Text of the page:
IV
I have climbed the secret balcony, on the floor
Lain with the lady, drunk the passionate wine,
Found, beneath the green, lewd-smelling vine,
Love open to me like a waiting door.

But waked to delirious shadows on the door,
Found, while my stomach staggered with sour wine,
Green drunkenness creep on me like a vine,
And puked my passion on the bathroom floor.

    V
I have run with Boone and watched the Indian pillage
The log house, fought, arrow in leg, and hobbled
Over the painful ground while the warrior gobbled
Wild-turkey cry, but escaped to save the village.

But waked, and walked the city, vicious village,
Fought through the traffic where the wild horn gobbled,
Bruised on the bumper, turned toward home, hobbled
Back, myself the house my neighbors pillage.

    VI
I have lain in bed and felt my body taken
Like water utterly possessing sand,
Surrounding, seething, soothing, as a hand
Comforts and clasps the hand that it has shaken.

But waked, and found that I was wholly shaken
By you, as the wave surrounds and seethes the sand,
That your whole body was a reaching hand
And my whole body the hand that yours had taken.

What do you think?

271st Virtual Poetry Circle

Welcome to the 271st Virtual Poetry Circle!

Remember, this is just for fun and is not meant to be stressful.

Keep in mind what Molly Peacock’s book suggested.

Look at a line, a stanza, sentences, and images; describe what you like or don’t like; and offer an opinion. If you missed my review of her book, check it out here.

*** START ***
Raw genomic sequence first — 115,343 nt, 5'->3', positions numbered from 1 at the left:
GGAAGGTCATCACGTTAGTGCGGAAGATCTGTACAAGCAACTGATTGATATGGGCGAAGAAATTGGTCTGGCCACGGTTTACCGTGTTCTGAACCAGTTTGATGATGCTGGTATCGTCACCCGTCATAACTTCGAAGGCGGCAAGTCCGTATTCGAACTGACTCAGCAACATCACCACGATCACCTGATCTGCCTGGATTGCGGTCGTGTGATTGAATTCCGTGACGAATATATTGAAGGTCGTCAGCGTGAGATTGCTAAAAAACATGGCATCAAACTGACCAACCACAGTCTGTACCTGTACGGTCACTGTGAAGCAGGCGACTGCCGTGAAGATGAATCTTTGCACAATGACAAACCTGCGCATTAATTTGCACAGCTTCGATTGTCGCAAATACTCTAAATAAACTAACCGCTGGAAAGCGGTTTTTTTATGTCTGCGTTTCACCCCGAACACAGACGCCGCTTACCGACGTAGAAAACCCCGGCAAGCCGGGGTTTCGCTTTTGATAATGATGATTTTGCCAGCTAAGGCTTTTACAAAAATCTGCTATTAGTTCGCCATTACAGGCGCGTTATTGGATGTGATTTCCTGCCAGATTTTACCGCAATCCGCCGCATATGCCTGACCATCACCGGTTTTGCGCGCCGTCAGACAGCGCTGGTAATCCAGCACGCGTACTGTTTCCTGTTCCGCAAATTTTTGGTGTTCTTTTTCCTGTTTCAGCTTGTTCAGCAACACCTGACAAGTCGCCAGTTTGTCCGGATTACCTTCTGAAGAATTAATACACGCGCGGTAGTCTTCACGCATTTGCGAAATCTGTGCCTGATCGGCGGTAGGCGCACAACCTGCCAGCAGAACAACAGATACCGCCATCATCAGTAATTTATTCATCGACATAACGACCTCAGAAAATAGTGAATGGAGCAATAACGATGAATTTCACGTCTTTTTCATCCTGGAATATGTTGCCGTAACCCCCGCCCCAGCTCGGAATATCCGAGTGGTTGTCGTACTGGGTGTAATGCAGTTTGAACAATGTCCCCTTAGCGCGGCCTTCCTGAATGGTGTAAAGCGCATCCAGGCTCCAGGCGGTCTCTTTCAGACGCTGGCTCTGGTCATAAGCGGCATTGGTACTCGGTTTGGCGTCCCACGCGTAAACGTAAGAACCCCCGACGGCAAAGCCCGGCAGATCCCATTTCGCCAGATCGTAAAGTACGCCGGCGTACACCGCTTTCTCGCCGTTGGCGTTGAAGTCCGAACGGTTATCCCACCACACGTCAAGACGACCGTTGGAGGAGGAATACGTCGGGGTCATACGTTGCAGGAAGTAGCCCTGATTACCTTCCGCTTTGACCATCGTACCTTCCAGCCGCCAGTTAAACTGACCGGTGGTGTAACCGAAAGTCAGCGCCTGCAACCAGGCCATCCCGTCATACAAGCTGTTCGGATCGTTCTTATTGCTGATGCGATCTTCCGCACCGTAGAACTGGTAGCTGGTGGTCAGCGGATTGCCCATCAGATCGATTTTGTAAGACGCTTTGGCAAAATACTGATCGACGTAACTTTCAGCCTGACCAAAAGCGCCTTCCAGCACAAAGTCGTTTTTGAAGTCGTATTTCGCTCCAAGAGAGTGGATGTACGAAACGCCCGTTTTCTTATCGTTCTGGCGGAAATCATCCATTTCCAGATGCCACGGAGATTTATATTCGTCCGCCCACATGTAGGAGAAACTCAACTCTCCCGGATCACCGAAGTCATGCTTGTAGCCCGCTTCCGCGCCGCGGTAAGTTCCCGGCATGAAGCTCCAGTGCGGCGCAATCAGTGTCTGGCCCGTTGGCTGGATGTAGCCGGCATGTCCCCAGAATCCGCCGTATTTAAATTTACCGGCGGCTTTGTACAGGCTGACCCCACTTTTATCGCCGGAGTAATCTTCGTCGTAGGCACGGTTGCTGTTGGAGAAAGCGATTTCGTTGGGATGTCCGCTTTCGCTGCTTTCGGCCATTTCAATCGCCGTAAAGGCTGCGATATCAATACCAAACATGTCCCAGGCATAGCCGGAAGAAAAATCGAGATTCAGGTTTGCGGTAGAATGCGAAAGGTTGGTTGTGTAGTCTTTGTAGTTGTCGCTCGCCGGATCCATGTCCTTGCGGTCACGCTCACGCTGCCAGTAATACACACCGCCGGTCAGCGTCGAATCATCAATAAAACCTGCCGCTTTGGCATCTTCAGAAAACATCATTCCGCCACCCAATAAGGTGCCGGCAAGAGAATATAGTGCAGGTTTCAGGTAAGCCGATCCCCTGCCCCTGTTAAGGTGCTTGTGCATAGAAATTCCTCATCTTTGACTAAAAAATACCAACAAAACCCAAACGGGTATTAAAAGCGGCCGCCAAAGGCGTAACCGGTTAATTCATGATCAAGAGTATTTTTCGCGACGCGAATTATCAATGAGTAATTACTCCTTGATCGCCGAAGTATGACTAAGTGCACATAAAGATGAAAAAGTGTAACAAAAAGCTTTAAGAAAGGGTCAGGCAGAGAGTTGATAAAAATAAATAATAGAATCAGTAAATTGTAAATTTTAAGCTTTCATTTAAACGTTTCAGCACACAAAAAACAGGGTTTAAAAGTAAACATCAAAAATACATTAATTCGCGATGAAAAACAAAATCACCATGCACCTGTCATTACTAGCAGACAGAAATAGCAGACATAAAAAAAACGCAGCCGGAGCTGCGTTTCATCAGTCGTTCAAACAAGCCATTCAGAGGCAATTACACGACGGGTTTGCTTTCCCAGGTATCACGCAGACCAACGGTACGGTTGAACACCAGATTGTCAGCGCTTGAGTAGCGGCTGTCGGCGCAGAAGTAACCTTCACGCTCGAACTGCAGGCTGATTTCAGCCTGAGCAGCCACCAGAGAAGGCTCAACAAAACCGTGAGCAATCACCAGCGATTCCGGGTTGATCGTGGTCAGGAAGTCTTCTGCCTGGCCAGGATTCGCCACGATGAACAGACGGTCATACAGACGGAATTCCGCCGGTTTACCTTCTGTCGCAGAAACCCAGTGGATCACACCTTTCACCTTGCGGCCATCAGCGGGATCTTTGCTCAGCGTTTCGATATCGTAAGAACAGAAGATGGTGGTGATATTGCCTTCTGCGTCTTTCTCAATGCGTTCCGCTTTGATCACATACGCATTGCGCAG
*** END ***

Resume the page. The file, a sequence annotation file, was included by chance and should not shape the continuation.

Today’s poem is from Walt Whitman, recited by Langston Ward:

A March In The Ranks Hard-Prest, And The Road Unknown

A march in the ranks hard-prest, and the road unknown,
A route through a heavy wood with muffled steps in the darkness,
Our army foil’d with loss severe, and the sullen remnant retreating,
Till after midnight glimmer upon us the lights of a dim-lighted building,
We come to an open space in the woods, and halt by the dim-lighted building,
’Tis a large old church at the crossing roads, now an impromptu hospital
Entering but for a minute I see a sight beyond all the pictures and poems ever made,
Shadows of deepest, deepest black, just lit by moving candles and lamps,
And by one great pitchy torch stationary with wild red flame and clouds of smoke,
By these, crowds, groups of forms vaguely I see on the floor, some in the pews laid down,
At my feet more distinctly a soldier, a mere lad, in danger of bleeding to death, (he is shot in the abdomen,)
I stanch the blood temporarily, (the youngster’s face is white as a lily,)
Then before I depart I sweep my eyes o’er the scene fain to absorb it all,
Faces, varieties, postures beyond description, most in obscurity, some of them dead,
Surgeons operating, attendants holding lights, the smell of ether, the odor of blood,
The crowd, O the crowd of the bloody forms, the yard outside also fill’d,
Some on the bare ground, some on planks or stretchers, some in the death-spasm sweating,
An occasional scream or cry, the doctor’s shouted orders or calls,
The glisten of the little steel instruments catching the glint of the torches,
These I resume as I chant, I see again the forms, I smell the odor,
Then hear outside the orders given, Fall in, my men, fall in;